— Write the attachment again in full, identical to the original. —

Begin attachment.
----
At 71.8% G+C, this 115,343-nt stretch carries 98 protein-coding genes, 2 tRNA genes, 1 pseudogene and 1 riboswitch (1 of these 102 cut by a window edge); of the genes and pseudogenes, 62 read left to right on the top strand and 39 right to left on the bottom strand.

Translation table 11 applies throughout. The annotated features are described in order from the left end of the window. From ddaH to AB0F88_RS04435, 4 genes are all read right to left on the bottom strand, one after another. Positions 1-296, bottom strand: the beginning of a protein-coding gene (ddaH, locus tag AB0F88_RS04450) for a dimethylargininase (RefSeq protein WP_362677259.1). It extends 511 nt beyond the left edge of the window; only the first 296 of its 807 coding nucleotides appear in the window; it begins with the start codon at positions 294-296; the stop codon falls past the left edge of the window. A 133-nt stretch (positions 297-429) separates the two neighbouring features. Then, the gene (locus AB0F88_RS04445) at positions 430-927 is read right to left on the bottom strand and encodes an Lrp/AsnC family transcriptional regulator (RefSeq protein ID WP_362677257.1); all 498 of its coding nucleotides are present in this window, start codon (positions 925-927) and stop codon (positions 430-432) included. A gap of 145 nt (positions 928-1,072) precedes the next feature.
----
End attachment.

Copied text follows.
At 71.8% G+C, this 115,343-nt stretch carries 98 protein-coding genes, 2 tRNA genes, 1 pseudogene and 1 riboswitch (1 of these 102 cut by a window edge); of the genes and pseudogenes, 62 read left to right on the top strand and 39 right to left on the bottom strand.

Translation table 11 applies throughout. The annotated features are described in order from the left end of the window. From ddaH to AB0F88_RS04435, 4 genes are all read right to left on the bottom strand, one after another. Positions 1-296, bottom strand: the beginning of a protein-coding gene (ddaH, locus tag AB0F88_RS04450) for a dimethylargininase (RefSeq protein WP_362677259.1). It extends 511 nt beyond the left edge of the window; only the first 296 of its 807 coding nucleotides appear in the window; it begins with the start codon at positions 294-296; the stop codon falls past the left edge of the window. A 133-nt stretch (positions 297-429) separates the two neighbouring features. Then, the gene (locus AB0F88_RS04445) at positions 430-927 is read right to left on the bottom strand and encodes an Lrp/AsnC family transcriptional regulator (RefSeq protein ID WP_362677257.1); all 498 of its coding nucleotides are present in this window, start codon (positions 925-927) and stop codon (positions 430-432) included. A gap of 145 nt (positions 928-1,072) precedes the next feature.